- Report says Pakistan’s listed firms have a handsome average return on equity of more than 25%
- Market is cheap relative to its frontier-market peers with shares priced at 8.5 times earnings on average
Renowned British newspaper “The Economist” has said that despite political upheaval, Pakistan’s stock market is doing well and the appetite for local assets has been strong.
Praising the privatization policy of the government and stock market growth, the newspaper in an article in its Oct 24 edition said that since the start of 2012 MSCI’s index of Pakistani shares has risen by 60% in dollar terms-ahead of global indices as well as Pakistan’s peers among frontier markets, which are less liquid and less open to foreign capital than others.
It said the surprise is that the market did not fall further over the torrid summer. That was thanks largely to foreigners, who kept piling in even as jittery locals began selling. They bought a net $36 million worth of shares in August, when the protests were at their height, and a further $53 million worth in September.
The market’s bull run began in 2012 when a tax amnesty allowed previously hidden cash to be invested in stocks. Foreigners’ interest was piqued after elections in May of last year which led to the country’s first ever handover from one civilian government to another and the new one was seen as friendlier to business and took advice and credit from the IMF. It said that reforms were drafted and privatization scheduled, adding that a $2 billion bond issue this April was many times oversubscribed.
The Economist said that it was encouraging for a country more often seen as a cauldron of instability than as a fount of opportunity.
“Despite facing a number of problems, Pakistan is almost mid-table in the World Bank’s international comparison of the “ease of doing business”, scoring higher than either Brazil or India,” says the newspaper.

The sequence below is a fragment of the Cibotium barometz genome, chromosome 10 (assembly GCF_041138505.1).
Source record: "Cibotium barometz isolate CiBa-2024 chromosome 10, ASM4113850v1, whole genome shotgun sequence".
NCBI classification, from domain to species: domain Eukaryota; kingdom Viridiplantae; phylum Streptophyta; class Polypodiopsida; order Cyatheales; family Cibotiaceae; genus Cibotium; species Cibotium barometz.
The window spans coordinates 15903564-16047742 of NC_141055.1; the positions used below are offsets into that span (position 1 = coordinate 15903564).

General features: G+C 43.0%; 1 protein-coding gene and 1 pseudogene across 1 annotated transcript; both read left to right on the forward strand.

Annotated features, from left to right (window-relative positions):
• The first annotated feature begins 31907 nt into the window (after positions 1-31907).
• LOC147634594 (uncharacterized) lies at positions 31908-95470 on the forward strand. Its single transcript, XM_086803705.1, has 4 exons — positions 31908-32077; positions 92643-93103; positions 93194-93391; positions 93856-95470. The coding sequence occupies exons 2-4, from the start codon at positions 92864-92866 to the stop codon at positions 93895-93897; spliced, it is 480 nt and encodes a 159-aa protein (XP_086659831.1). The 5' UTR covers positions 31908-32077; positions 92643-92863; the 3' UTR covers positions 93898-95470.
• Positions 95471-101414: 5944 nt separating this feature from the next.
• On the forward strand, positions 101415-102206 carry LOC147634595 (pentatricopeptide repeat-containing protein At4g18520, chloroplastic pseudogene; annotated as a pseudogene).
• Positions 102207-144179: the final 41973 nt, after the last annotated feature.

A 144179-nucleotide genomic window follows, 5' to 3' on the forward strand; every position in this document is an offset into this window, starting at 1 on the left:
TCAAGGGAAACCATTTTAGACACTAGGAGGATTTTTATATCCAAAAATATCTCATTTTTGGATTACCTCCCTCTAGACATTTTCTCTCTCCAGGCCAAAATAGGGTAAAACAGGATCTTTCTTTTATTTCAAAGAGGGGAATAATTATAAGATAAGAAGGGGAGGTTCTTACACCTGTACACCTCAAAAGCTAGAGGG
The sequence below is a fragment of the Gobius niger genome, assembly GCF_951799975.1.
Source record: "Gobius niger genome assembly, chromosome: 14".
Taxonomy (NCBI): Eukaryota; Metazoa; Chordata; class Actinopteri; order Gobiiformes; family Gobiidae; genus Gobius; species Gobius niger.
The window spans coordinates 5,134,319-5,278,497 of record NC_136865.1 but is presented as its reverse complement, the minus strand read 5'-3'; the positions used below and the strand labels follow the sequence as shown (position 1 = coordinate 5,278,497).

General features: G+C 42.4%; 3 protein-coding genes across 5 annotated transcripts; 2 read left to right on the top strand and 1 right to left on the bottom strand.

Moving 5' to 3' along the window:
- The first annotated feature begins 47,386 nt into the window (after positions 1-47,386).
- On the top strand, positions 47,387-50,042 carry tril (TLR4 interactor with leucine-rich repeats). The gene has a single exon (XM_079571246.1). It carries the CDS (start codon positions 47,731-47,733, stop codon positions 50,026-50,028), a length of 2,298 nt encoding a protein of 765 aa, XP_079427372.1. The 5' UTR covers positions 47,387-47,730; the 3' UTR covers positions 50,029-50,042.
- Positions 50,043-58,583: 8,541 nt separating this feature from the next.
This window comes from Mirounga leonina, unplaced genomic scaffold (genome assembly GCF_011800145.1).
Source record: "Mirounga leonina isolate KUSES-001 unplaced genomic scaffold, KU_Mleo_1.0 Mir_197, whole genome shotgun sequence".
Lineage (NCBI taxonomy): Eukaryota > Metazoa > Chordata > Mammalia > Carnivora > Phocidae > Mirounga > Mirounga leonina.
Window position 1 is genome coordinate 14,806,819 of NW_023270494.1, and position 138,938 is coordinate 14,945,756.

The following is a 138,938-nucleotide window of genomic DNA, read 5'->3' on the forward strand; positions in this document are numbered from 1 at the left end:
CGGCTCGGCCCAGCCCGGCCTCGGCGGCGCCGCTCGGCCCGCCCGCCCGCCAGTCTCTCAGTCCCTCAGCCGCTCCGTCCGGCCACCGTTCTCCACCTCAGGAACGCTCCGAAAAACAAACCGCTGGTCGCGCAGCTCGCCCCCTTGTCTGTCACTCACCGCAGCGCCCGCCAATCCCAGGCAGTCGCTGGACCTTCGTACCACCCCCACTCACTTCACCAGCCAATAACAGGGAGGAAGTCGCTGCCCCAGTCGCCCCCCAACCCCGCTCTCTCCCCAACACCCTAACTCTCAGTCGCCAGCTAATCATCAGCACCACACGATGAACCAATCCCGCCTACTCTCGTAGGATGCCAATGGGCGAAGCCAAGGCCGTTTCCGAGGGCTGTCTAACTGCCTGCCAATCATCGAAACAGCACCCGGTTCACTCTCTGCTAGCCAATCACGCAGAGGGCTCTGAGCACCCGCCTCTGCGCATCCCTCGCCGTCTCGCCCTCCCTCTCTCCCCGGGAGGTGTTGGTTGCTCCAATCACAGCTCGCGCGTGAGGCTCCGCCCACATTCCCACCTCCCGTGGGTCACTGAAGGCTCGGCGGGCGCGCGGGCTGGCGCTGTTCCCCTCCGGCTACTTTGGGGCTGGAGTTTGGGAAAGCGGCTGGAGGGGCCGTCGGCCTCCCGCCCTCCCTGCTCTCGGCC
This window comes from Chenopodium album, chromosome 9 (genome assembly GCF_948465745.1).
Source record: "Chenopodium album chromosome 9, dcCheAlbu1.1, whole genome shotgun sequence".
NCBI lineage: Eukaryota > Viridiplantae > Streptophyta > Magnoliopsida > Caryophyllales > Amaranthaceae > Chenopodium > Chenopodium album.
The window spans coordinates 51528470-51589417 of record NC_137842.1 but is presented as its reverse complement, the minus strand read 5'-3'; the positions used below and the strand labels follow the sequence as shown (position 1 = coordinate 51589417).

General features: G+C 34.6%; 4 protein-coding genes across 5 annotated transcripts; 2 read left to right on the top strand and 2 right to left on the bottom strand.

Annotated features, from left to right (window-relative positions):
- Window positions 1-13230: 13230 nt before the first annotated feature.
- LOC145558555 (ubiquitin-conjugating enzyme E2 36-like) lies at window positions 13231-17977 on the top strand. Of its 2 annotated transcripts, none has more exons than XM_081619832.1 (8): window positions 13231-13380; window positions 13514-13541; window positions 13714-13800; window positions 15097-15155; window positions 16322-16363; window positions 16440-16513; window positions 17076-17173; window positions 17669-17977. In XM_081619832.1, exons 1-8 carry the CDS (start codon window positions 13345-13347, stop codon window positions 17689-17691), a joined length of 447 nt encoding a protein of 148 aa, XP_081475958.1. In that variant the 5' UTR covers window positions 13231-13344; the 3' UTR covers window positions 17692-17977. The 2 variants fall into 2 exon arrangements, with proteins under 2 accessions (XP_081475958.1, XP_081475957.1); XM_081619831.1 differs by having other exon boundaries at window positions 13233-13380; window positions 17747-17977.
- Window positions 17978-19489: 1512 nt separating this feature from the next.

It said that Pakistan’s listed firms have a handsome average return on equity of more than 25%, adding that the market is cheap relative to its frontier-market peers, with shares priced at 8.5 times earnings on average.
Pakistan’s market also spans lots of industries with a variety of well-run firms in each, says Andrew Brudenell, who runs a $700m frontier fund for HSBC which has a tilt towards Pakistan. Such diversity is in part a product of successive governments’ habit of privatization by fits and starts: no fewer than 169 chunks of state-owned firms have been off-loaded since 1991.
It said the two most recent sales, in June, were of a 5% stake in Pakistan Petroleum, another oil firm, and of the state’s 20% shareholding in United Bank. The more shares that float freely, the bigger the weighting Pakistan earns in the stock market indices that act as industry benchmarks.
It is already the fourth-biggest frontier market, following the promotion of United Arab Emirates and Qatar to MSCI’s emerging-market index in June. This may explain the continued buying of its stocks during the turbulent summer.
The Economist said the sale of the stake in OGDCL is thus pivotal. It will not only give the stock market greater depth, but also add to Pakistan’s depleted currency reserves if, as expected, foreigners are the main buyers. The seven further privatization in the pipeline should bring similar benefits. None of them is an oil company.